The Convention on the Right of Child to which Nepal is a party obliges states to protect children against violence in educational settings. In Nepal, though severe punishment is prohibited under article 7 of the Children Act 1992, there is no explicit prohibition of corporal punishment in schools in the Education Act 1971 or the Education Regulation 2003. An Education Act Amendment Bill, which would prohibit corporal punishment in schools was approved by cabinet and tabled in parliament in 2012 but was not passed before Parliament was dissolved. The Ministry of Education was planning to re-submit it to cabinet, but until now the Education Bill has not been endorsed by the cabinet. Though there a few cases of corporal punishment have been prosecuted, however most of them were reported when students were hurt physically causing some damages.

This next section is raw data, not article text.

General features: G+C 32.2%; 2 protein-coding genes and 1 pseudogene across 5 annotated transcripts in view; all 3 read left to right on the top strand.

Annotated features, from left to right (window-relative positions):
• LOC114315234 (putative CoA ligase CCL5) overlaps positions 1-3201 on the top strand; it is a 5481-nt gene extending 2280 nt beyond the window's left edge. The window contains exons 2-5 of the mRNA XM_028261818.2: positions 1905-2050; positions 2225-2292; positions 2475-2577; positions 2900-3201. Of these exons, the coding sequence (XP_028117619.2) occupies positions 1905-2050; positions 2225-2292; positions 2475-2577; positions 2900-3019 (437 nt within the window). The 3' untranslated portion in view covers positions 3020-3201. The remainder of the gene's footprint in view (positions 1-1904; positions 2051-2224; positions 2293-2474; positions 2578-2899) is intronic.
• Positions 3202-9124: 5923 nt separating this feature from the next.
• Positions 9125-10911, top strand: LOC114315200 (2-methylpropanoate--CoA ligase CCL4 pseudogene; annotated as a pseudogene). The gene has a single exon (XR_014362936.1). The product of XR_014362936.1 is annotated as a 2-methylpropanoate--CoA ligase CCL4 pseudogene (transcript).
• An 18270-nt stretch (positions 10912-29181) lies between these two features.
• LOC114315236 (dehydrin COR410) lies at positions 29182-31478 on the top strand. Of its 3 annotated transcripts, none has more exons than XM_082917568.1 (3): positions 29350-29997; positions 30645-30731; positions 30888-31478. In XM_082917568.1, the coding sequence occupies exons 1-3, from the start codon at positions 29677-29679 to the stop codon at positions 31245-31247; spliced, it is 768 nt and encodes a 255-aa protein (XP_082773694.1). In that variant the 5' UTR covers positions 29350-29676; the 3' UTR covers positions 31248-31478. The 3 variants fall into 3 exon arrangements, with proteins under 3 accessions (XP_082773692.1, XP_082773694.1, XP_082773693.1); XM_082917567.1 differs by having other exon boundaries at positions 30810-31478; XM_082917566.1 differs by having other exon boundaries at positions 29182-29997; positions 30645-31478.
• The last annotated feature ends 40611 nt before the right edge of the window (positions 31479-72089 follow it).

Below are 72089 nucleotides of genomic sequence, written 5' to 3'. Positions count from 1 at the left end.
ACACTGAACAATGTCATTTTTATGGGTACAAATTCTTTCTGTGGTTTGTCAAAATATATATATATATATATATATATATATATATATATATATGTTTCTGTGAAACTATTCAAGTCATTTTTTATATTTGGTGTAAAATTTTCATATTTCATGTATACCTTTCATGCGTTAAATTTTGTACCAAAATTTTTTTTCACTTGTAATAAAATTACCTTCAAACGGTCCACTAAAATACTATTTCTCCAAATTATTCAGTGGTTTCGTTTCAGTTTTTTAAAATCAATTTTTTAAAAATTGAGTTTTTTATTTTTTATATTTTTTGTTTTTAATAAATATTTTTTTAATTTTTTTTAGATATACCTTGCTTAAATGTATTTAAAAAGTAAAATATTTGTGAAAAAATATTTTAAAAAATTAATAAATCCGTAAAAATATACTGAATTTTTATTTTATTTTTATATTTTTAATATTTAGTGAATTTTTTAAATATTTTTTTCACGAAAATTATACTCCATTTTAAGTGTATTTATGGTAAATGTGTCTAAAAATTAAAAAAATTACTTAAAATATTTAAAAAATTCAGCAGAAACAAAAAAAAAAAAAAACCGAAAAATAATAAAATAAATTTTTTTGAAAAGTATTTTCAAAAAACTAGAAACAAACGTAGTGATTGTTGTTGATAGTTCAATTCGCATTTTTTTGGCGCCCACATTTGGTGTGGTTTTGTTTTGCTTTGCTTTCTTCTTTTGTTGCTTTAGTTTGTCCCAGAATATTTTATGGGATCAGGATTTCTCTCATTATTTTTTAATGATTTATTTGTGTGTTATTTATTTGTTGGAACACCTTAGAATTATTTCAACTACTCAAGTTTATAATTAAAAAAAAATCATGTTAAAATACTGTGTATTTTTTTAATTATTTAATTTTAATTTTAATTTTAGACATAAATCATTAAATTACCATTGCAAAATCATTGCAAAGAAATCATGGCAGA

I believe that schools are a place where we should nurture our next generation of world citizens and teach students how to be a good human beings before being anything else. Nepal’s educational policy should focus on establishing schools as safe and enjoyable places to foster learning, initiative and creativity. Apart from that, a change in mindset and behavior is required among teachers, who need to trained to be welcoming and motivating to students and how to deal in a constructive way with challenging behavior in the class room. A collaborative approach between teachers, parents and school management must be fostered to deal with any problems effectively. Our course, curriculum designs should be made smart, rather than overburdening children from a very early age on. The teaching pedagogy must be made more engaging, fun-filled and based on participatory approaches. While I was a teacher, I have seen many students leave school and unless we change our policy, practice and mindset, I fear that more will follow.


Sushant Rijal

Kings College

MA in Business Administration

The views and opinions expressed in this blog are those of the author and do not represent the views of Bikas Udhyami.